Four shortcuts for holiday giving
By Mary Ann McGrath, PhD | Professor of Marketing
Relative prosperity combined with natural generosity motivates us to remember and give to those we value and love this holiday season.
Indeed, a survey by the National Retail Federation indicates that this will be a green Christmas for retailers. Shoppers are projected to spend an average of $967 this year, up 3.4 percent from $935 last year. This number is even higher among younger consumers aged 18 to 24.
But there are some easy and sustainable shortcuts to assure that givers, receivers, and the Planet Earth have a satisfying holiday exchange.
1. Focus on one or two special people
In searching for that perfect gift, understand that all recipients are limited in what they can love, honor, and display. So do not worry about giving special, keep-for-all-time gifts to everyone on your list. Rather choose one or two special people in your life — perhaps your significant other, a very special friend, or a parent — and find that special gift for him or her.
2. Consider "services" or nonprofit contributions
Great gift-givers always have their radar attuned for gift ideas that fit seamlessly into an individual recipient’s life. These gifts do not have to be expensive, but they are important and communicate the giver’s care and affection. For older adults, this may be a service such as grocery shopping, driving to an appointment, or an afternoon out. Couples with young children appreciate evenings of babysitting, perhaps combined with a restaurant gift certificate or a movie pass.
We may assume that children prefer toys as gifts, but they may enjoy a day out at the zoo, an afternoon at an appropriate theater production, or a special at-home activity such as making cookies or working on an art project. Present these services as coupons, presented in carefully wrapped packages, as you would any gift.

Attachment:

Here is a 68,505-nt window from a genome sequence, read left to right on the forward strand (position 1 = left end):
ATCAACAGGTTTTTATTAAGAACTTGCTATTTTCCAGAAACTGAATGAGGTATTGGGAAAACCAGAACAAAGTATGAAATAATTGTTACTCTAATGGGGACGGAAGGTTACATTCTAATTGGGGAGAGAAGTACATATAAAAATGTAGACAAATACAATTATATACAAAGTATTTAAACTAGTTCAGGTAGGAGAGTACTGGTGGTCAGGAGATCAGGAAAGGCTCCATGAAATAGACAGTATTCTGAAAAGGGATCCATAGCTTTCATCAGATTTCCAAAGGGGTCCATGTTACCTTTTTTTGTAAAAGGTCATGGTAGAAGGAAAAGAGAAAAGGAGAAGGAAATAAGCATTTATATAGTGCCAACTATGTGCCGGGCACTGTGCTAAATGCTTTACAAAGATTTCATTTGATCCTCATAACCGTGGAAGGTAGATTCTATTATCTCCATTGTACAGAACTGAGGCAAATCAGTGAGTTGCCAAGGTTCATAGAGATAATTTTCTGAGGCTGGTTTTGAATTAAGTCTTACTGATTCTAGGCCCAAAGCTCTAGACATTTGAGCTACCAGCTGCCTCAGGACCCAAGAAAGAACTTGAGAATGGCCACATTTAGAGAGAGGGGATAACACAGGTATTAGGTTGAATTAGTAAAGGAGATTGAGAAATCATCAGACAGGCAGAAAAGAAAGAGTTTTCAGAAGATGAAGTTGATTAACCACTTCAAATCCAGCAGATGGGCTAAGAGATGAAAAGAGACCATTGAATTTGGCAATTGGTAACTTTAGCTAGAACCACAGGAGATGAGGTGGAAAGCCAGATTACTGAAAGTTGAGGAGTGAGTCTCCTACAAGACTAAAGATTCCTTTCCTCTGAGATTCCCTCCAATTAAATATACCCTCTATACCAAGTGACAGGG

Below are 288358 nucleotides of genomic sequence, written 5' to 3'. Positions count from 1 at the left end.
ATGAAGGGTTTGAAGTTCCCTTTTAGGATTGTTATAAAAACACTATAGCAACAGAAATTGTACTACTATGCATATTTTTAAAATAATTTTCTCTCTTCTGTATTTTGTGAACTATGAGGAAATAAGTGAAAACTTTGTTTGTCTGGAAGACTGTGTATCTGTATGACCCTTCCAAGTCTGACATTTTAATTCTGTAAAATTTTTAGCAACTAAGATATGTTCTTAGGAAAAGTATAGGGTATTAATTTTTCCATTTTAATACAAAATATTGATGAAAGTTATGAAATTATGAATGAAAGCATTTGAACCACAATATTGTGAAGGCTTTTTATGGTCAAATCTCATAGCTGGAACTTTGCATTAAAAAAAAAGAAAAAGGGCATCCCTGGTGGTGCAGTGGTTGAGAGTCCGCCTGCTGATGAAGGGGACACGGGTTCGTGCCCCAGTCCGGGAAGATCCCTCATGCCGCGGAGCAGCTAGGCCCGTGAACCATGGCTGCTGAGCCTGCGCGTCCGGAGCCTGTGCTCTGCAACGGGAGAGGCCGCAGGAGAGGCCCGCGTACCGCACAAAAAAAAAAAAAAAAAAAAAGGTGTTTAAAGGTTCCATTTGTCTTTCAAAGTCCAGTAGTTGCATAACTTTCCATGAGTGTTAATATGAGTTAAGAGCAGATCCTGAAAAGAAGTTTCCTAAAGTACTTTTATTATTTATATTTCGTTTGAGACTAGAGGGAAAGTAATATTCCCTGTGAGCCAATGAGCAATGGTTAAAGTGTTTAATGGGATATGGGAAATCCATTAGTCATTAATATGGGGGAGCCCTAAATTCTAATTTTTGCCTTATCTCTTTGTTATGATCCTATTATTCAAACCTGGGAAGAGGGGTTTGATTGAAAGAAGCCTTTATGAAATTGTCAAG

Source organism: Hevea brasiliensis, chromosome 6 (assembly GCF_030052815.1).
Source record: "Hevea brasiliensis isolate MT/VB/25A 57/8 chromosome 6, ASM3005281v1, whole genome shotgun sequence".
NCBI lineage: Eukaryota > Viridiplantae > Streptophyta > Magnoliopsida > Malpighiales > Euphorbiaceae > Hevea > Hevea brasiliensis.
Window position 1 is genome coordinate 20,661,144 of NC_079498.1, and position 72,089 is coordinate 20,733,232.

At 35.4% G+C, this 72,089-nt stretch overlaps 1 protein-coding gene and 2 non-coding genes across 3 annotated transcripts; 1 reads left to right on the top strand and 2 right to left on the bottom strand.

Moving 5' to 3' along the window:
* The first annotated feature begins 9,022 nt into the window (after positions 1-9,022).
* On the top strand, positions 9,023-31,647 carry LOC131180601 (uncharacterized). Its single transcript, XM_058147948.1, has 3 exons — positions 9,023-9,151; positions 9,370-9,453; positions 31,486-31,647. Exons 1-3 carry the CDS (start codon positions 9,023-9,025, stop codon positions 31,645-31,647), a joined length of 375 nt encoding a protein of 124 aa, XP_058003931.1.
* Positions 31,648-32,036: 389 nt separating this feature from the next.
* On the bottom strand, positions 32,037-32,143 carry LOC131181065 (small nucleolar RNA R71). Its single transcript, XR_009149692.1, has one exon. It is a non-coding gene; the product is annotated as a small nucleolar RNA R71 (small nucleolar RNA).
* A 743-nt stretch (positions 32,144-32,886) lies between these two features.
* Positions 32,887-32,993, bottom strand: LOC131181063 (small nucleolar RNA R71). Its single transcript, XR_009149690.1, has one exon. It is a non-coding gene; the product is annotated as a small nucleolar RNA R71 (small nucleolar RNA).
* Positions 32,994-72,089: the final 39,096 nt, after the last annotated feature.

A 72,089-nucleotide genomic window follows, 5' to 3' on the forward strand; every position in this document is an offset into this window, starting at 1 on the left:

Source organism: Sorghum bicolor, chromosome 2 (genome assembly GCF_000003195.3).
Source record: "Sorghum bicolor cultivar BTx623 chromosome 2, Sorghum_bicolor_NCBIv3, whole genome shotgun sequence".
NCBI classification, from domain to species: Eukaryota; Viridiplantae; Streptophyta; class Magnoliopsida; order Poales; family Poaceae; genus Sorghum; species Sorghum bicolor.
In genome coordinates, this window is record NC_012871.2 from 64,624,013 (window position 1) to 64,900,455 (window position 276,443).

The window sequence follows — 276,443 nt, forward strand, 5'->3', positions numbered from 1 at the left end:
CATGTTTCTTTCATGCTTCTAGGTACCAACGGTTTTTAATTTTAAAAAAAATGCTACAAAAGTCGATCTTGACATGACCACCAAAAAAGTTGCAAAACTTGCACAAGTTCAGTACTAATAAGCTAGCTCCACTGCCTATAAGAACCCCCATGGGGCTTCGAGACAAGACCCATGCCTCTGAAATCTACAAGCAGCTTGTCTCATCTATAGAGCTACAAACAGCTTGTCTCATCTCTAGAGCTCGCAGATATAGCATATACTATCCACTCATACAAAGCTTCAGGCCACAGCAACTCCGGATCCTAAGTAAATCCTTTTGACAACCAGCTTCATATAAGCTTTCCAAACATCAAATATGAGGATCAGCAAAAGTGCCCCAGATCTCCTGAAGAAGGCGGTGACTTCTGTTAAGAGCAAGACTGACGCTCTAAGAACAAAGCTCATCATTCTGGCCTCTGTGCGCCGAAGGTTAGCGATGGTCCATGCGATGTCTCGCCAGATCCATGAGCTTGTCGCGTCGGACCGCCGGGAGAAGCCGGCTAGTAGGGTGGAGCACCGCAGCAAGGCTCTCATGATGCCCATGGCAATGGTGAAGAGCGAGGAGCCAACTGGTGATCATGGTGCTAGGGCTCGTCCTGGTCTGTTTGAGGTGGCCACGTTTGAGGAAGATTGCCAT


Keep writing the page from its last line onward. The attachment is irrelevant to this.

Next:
For those who have everything, making a contribution to a favorite charity in their name simultaneously makes the world a better place and captures the spirit of the holidays. If you are not sure which groups your recipient favors, a charity that benefits children is always a good choice.
This is also sustainable gift giving: gifts that do not create waste.
3. Remember co-workers and service people
Many of us have work acquaintances and service people that we want to remember in a small way. If a tip is appropriate, give that in cash. Gift cards can be tricky — sometimes they diminish in value, but they always present the receiver with a task, which is not the spirit of the gift.
Be sure to present this in a festive way in a gift bag with a small token gift such as hand cream, a candle, a tin of cookies, or a box of candy.
4. Thoughtfulness over expense
The most successful gifts are small and need not necessarily come from a store. In fact, a study I conducted asking about “the perfect gift” found that it was the handmade gift of a child.
In just that spirit, give generously and freely, try not to burden yourself or your recipients, and enjoy the company of family and friends.
About Mary Ann McGrath
Professor McGrath’s research on consumer rituals, gift exchanges, and shopping behavior is well-known and widely cited within the area of Consumer Behavior.
In recent years she has expanded her research into the international marketplace, publishing several papers related to shopping and consumer behavior in China, where she lived and taught for two years.